I’ve always found MMOs to be inspiring in a creative sense. Wandering their virtual worlds, soaking up their history and ambience, has conjured many a short story. While my first game is – and always will be – World of Warcraft, my second is Rift. It’s impossible to play more than one MMO to its full extent, (unless you do nothing else in life!), so my forays into Rift aren’t character-progression and raid-focused as they are in WoW. In Rift’s world of Telara, I’m especially drawn to dimension-building, which is a feature where players are given instanced chunks of the game world to build in. This isn’t player housing in the accepted sense but a far broader idea, where we get to play around with the environment – create forests where there were none, with strange exotic flowers in the shadows; make mountains soar from a barren plain; have great waterfalls crashing over cliffs into haunted lakes you conjure below; use existing fantastical buildings or create completely new ones to place in your imagined locations. You can, in effect, create stories, and inevitably this led to me wanting to take things further than simply building new dimensions. I had the idea of a series of linked landscapes that furthered a story I would write. I didn’t want to set this specifically in the world and history of Telara, but would use its lands as a basis for my own tale. The dimensions would have clues for people to find that would lead to the next chapter of the story. I had the idea also of ‘filming’ these dimensions so that people who didn’t play Rift, and weren’t keen to download the client of this free to play game, could still experience the landscapes and the story via a You Tube channel, or something similar.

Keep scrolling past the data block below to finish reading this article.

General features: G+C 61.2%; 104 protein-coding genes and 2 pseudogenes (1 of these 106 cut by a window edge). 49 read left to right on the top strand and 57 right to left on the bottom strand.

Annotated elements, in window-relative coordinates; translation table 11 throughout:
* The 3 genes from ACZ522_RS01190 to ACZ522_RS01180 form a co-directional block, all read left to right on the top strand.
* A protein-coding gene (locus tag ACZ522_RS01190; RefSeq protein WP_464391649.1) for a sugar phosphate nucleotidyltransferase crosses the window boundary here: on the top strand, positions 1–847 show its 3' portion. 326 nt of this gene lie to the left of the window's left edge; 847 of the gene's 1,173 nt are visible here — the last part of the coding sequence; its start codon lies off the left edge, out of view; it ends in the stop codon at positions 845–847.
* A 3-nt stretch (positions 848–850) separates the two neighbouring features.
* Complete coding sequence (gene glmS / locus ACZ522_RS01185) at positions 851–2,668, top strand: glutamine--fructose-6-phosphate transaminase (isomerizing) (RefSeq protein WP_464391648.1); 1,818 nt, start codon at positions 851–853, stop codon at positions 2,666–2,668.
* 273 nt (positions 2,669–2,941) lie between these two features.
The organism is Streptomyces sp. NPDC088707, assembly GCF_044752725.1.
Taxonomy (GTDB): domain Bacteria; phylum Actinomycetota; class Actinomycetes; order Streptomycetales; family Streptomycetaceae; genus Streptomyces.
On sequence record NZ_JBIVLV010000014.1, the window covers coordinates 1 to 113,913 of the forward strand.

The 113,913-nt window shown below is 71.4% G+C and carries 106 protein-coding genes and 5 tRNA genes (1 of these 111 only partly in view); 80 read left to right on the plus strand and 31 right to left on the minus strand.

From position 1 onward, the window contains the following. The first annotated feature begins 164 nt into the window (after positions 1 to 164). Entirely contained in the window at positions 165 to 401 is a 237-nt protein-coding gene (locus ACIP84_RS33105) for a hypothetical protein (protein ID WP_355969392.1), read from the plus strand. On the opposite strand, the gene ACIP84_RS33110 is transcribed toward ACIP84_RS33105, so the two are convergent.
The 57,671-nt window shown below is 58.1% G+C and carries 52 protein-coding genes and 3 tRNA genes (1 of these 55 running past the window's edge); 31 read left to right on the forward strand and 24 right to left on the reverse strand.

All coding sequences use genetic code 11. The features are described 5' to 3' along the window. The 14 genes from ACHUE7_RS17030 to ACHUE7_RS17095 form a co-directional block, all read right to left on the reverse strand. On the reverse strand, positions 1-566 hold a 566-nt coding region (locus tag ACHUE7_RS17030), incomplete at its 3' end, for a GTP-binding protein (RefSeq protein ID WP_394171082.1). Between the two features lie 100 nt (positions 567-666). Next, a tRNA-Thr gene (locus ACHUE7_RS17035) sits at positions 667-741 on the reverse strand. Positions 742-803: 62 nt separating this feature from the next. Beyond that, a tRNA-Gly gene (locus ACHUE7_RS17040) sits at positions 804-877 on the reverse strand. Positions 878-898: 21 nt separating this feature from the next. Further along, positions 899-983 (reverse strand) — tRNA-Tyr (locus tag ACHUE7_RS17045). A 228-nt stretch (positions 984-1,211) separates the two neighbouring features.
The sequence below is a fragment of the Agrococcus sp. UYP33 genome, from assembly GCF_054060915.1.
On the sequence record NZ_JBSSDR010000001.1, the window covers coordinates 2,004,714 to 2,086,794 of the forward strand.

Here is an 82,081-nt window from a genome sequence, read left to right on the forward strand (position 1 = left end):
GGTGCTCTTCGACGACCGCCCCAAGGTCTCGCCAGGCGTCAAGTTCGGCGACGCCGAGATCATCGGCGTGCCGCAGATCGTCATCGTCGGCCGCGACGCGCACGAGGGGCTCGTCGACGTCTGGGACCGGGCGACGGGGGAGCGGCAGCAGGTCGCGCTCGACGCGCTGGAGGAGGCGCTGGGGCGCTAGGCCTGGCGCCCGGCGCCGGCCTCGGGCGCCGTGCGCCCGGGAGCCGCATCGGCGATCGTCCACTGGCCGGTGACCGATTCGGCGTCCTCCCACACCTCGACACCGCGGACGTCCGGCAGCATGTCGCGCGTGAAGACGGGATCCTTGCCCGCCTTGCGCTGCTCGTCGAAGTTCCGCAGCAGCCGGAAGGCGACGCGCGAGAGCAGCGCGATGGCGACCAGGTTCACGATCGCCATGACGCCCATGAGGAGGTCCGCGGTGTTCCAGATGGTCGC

As Warlords of Draenor is winding down in WoW, and I have more time in the evenings to devote to another game, I decided to get cracking with my Rift idea. And this is when I ran into some quite astonishing revelations concerning Rift. I’ve played the game since its Beta, when I was allowed in to review it for the GamesXtreme web site. From my first steps into Telara, I fell in love with its landscape of sinister fairy tale ambience, its weird NPCs (non-player characters) in their peculiar and original costumes, its often grotesque wildlife, and unsettling fairies with ghastly teeth! It reminded me of the work of Tim Burton and Guillermo del Toro when they’re in fairy-tale mode. Rift was not a free to play game to begin with – you bought the game and then paid a monthly subscription, as you do for WoW. But as with many other MMO titles, eventually Rift did go free to play, in that people could play it without subbing – although a ‘patron’ status was still in place, whereby players who elected to pay a sub were given lavish rewards for their loyalty. As the sub was cheap, I continued to pay it, not least because I wanted to support the game and help keep it going. Also, the perks were too attractive to lose. Even during periods of absence from Telara, when things in Azeroth kept me busy, I continued with the modest sub.